This morning I finished a delightful book by Garth Nix called ‘Clariel’, a prequel to the Abhorson series that I read quite a few years back. It made me want to read the series all over again so I got them down from my bookshelf. Then I looked at all the ‘to read’ pile – those that I haven’t read before. Meh, I said to myself, they can wait while I go and read the series again.
Just before Christmas I also forewent my ‘to read’ pile, this time for two new Val McDermid books in the ‘Tony Hill’ series. This is quite a different read from the fantasy of Garth Nix.
In addition, I bought the next Ben Aaronovitch book in the ‘Peter Grant’ series. And of course, anything Jim Butcher writes in the Dresden Files or Kevin Hearne in the Iron Druid series get an instant read as soon and I can get my hands on them.
So what is it about these and other series that makes me want to buy and read them instantly?
Firstly, I think that there is something in the characters the authors have created that makes them enduring. Most of the leading characters are quite flawed; In the Abhorson series the protagonists all have unknown magic qualities they either don’t want or can’t use; Tony Hill is only a moral centimetre away from being one of the serial killers he catches; Harry Dresden is impulsive and makes decisions that seem right at the time but quite dangerous in hindsight, Atticus the Druid tries to stay alive but brings down multiple pantheon of gods onto his case and so on.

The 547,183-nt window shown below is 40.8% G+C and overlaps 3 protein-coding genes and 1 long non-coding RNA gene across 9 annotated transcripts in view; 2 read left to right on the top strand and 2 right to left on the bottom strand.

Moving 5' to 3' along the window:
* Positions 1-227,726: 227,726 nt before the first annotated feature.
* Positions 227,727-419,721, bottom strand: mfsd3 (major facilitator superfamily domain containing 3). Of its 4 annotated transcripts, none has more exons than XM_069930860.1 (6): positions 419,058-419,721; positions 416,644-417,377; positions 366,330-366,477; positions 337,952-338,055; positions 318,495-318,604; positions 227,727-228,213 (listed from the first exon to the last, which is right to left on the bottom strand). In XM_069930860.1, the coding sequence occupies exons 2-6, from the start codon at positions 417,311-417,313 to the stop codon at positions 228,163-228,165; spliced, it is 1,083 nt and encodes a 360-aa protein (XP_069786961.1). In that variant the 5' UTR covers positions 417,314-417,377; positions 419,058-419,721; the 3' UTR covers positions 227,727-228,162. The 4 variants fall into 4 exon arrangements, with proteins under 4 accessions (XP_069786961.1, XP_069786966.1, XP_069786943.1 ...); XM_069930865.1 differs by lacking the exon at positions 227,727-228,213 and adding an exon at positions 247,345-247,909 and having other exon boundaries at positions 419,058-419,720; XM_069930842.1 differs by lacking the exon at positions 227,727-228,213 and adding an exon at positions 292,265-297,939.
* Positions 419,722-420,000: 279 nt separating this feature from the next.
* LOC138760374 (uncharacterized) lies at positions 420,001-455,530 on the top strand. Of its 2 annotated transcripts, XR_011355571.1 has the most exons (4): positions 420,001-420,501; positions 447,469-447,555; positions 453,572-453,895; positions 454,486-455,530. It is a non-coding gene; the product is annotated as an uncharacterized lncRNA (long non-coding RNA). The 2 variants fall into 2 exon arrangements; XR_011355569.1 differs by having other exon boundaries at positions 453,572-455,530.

Secondly, the authors give them redeeming qualities that ensure the reader doesn’t just think ‘Fool’ and flicks the book. In Clariel, Nix allows Clariel to use ‘Free Magic’ or in Star Wars terms, go to the Dark Side while still believing she’s doing good because she’s uneducated about her world and magic; Tony Hill knows most of his flaws and uses them against the serial killers while his personal relationship slowly burns with DCI Carol Jordan. Harry Dresden tends to pull things out of the fire at the last minute when everything seems lost, as does Atticus the Druid. The latter two series also have authors who are able to bring humour to their stories that break tension or are just plain fun.
And then there are the storylines; well crafted, exciting and in each case the authors seem to put their characters to extreme tests.
OK, so why do I want to keep reading about them? What is it about these characters that I just have to know what they are up to, how they are going, makes me barrack for them each time?
It’s not the magic, although that’s fascinating, because then I wouldn’t love the psychological drama in the Tony Hill books. Or maybe it is magic because what Tony Hill does, and Val McDermid writes so well, is the internal ‘magic thinking’ of those who kill for fun and giggles, so to speak.
For me, I think, it’s the battle against the odds, and finding something within themselves that allows them to go on when many would fail and fall by the wayside. I would hope that were I put in such awful situations, I would have the strength and wherewithal to get to the end and achieve my goal. But mainly that I am very unlikely to find myself in these situations and grateful that I’m reading about them, excited for the characters, but NOT be them. I’m safe in my comfortable armchair/couch following the adventures of others, cheering for them, sad for them, terrified and fascinated, but inherently safe from their woes (hopefully).
A pretty powerful formula if, as an author, one is able to find such a character and storyline, and execute it well.